Villeneuve has a great eye — his images are at once elegant and forbidding — and he has honed the ability to immerse you in unreal, deeply unsettling worlds. He's at his best with mood pieces, when he's not trying to navigate through conventional story beats and resolutions. Which might be why Arrival, about the mysterious appearance of 12 floating extraterrestrial vessels in different corners of the world, is the best film the director has made so far: Its atmosphere is its story.
This is material that needs a director with patience, as its impact rests on texture and tone. Villeneuve opens with a short, sharp blast of pain that seems somewhat unrelated to the rest of the film (though, yes, it’ll all come together by the end). We see, in quick flashes, Louise Banks (Amy Adams) goofing around with her young daughter, both of them happy and healthy. “I used to think this was the beginning of your story,” Louise says in voiceover.
More snippets follow, growing ever more relentless: In one cut, we go from the young girl telling mother she loves her to her as a young teen now telling mom she hates her. Then we see mom learn that the girl is very sick. Finally, we witness Louise standing over her daughter in a hospital room, watching as the girl dies. We never catch sight of a father, or really anyone else, adding to the sense of dead-end desolation. “Now I’m not sure I believe in beginnings and endings,” Louise says, closing out this opening reverie by finishing that first thought about the beginning of her daughter’s story from a few minutes back. And then the aliens arrive.
Based on Ted Chiang’s acclaimed 1998 novella Story of Your Life, Arrival finds Louise, a linguist, and Ian (Jeremy Renner), a scientist, recruited by the U.S. military to communicate with the aliens, called “heptapods” thanks to their seven long tentacles. Hearing a recording of their inchoate wailing — part whale noise, part metal machine music — Louise realizes that she must actually be in their presence to understand them. Sure enough, when she does “meet” the heptapods, who emerge, dreamlike, from a milky fog contained behind a glass wall, she realizes that their real language is not spoken but written, consisting of circular swipes in which every little wave and eddy and brush stroke conveys meaning. To find out why the creatures are here, and whether they come in peace, Louise and Ian try to master this nonlinear language, in which communications have no clear beginning or end.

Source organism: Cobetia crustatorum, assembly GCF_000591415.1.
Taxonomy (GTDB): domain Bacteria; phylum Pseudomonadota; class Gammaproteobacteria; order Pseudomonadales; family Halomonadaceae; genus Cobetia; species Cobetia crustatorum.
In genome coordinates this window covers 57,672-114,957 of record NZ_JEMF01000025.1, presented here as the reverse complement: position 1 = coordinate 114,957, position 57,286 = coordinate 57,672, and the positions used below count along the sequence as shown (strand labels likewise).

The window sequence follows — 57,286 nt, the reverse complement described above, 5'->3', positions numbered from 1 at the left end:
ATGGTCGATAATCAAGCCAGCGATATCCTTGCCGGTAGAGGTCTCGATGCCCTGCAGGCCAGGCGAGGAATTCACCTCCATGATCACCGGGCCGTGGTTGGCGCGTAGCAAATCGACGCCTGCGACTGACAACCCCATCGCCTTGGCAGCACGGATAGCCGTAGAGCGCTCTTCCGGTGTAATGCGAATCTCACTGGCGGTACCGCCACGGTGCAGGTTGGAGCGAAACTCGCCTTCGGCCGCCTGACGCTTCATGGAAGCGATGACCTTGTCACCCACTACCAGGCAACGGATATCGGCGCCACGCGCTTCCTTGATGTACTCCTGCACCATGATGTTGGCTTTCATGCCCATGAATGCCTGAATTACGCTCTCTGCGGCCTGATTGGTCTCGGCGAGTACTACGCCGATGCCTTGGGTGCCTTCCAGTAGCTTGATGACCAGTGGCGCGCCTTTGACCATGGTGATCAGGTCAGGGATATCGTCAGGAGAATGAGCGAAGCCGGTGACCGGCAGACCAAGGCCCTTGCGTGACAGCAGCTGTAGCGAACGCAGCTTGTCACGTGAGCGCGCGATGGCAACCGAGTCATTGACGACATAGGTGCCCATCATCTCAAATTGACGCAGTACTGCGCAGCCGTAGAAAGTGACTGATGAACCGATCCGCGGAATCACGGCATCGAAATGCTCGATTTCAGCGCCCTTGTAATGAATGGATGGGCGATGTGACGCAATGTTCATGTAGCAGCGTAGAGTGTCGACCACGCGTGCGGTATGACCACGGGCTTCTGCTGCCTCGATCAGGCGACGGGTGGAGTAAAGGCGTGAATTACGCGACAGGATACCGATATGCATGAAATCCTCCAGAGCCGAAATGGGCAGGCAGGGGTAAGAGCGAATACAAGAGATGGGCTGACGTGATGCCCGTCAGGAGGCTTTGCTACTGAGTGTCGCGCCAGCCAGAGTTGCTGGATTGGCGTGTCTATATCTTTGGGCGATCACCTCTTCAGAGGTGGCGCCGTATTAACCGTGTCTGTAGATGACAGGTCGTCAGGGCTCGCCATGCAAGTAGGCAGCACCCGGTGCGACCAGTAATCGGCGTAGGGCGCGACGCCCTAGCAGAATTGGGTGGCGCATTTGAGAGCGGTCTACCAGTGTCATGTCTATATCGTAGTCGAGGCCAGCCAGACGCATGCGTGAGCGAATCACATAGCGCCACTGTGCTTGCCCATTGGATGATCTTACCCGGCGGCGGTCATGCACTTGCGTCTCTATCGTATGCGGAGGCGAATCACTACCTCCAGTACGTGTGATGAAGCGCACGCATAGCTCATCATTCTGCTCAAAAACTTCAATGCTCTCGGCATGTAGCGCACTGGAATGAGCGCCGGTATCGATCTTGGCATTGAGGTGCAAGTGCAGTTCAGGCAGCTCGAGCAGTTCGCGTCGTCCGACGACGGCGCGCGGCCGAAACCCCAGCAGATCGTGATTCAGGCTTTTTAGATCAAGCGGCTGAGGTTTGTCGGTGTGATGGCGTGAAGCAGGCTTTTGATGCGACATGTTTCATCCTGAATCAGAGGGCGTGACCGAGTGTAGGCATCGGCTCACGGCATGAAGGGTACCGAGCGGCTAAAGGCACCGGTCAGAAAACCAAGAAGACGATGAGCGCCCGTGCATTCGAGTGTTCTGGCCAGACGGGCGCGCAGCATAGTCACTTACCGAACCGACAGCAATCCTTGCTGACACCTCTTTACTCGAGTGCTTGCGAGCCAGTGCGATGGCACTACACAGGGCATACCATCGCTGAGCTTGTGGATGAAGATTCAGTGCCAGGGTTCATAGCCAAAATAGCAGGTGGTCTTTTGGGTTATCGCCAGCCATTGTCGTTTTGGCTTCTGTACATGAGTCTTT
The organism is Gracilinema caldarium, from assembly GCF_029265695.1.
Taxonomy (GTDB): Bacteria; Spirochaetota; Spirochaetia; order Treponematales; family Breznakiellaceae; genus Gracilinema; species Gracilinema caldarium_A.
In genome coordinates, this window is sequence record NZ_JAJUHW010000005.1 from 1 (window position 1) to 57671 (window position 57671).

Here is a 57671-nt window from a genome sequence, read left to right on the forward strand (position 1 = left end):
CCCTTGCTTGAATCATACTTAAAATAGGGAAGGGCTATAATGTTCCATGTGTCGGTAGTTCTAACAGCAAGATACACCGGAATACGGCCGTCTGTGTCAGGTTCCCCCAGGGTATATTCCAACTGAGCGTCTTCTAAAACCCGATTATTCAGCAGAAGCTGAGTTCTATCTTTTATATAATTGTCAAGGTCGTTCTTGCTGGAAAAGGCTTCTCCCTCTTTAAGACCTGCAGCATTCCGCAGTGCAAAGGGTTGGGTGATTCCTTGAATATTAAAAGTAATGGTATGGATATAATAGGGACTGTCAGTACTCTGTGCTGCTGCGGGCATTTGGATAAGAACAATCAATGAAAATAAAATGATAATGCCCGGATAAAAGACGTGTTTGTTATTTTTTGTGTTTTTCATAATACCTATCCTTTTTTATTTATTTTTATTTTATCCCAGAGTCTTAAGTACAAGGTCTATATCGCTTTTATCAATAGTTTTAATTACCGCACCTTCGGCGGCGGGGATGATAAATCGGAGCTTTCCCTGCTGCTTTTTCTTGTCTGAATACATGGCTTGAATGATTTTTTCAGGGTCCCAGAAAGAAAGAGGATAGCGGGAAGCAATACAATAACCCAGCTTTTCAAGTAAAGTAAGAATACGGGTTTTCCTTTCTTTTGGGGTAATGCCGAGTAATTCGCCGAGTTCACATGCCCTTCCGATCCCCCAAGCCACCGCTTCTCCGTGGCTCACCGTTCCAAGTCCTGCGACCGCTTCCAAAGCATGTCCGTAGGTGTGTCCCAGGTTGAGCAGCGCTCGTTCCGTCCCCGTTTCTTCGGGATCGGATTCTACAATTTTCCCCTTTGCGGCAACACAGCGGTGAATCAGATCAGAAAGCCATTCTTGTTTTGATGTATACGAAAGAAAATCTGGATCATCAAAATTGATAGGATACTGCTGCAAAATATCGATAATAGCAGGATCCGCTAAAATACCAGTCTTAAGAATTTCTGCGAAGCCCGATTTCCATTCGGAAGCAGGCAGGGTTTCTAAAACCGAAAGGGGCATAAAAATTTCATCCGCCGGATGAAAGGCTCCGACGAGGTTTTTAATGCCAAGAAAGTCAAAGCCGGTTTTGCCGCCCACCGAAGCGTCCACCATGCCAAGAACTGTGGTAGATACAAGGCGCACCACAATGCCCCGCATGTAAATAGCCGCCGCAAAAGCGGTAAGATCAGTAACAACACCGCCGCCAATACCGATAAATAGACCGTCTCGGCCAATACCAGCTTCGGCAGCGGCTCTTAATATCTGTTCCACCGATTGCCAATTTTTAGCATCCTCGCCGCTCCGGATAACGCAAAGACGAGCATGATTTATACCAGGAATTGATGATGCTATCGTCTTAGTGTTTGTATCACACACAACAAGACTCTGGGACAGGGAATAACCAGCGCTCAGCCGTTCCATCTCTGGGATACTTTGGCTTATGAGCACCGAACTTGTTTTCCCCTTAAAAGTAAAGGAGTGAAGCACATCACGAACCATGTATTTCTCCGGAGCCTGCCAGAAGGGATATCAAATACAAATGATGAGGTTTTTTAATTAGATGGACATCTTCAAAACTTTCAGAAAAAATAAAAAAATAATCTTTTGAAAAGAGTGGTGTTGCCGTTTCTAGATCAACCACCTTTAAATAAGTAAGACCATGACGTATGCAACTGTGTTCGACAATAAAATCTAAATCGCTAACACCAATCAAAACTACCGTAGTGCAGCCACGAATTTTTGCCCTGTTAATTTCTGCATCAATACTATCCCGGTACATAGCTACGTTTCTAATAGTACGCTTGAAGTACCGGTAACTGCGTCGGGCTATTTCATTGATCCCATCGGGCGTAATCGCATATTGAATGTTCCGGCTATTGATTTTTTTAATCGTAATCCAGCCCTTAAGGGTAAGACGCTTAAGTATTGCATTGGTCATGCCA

If this all sounds very tone-poem-y to you — dreamlike alien encounters, forlorn scientists, elliptical puzzles of language itself — that’s because it is. But it also speaks to why Villeneuve is such a good fit for the material: He can ground the metaphysical and the metaphorical without undermining the mood he’s created. He’s not given to airy, indulgent wallows in style; you always sense that things are building up to some kind of emotional payoff. I have to respect a wide release with the gall to spend so much of its running time in a nondescript room, watching a linguist translate cryptic alien messages. And Adams, with her melancholy curiosity, does a fine job with this beautifully suffering character.
Time has always been a great theme of science fiction, but increasingly the movies have emphasized grief as well, as evidenced by Alfonso Cuarón’s Gravity, Christopher Nolan’s Interstellar and Terrence Malick’s The Tree of Life (which isn’t sci-fi, but has roots in the genre — it dares to pick up the gauntlet 2001: A Space Odyssey threw down decades before). In these films, our space-age yearnings do battle with very human pain; we survive, or we zoom out into space, in order to transcend our grief. Grief has to be transcended in Arrival as well, but in a decidedly different way.
I don’t want to give too much away, but early on, someone mentions the “Sapir-Whorf hypothesis” — the notion that the language you speak determines the way you think. Anyone who is fully bilingual can tell you that there is great truth to the idea that the structure of a given language can effectively rewire your brain. When people ask me if switching from English to Turkish is like switching gears in a car, I tell them that it’s like stopping the car, getting out of it, stepping into a truck and driving off in a completely different direction. I essentially become a different person.
So language creates its own reality. Arrival takes that concept quite a bit further — first as style, then as … well, something more. The film flies through months of Louise and Ian struggling over the heptapods’ nonlinear language, but it does so in such an unassuming manner that you could swear it’s the next day. These temporal shifts are not mere grace notes or directorial frills. What appear to be longueurs actually turn out to be crucial to the film’s eventual meaning: “Now, I’m not sure I believe in endings and beginnings.” Subtly, but surely, Villeneuve is toying with our internal rhythms as viewers.
Perhaps he’s too successful at it. There is a somewhat more conventional narrative thread here, and it purports to have some urgency: The more humanity learns about the aliens, the more humanity fears them, and the fact that there are 12 different countries working with 12 different sets of aliens, we understand, is threatening an already tenuous global peace. Whenever these more formulaic story elements intrude — on-the-nose bits of dialogue, loaded character interactions — they threaten the spell that Villeneuve has cast. Still, for most of its running time, Arrival is entrancing, intimate and moving — a sci-fi movie that looks not up at the stars but rather deep within.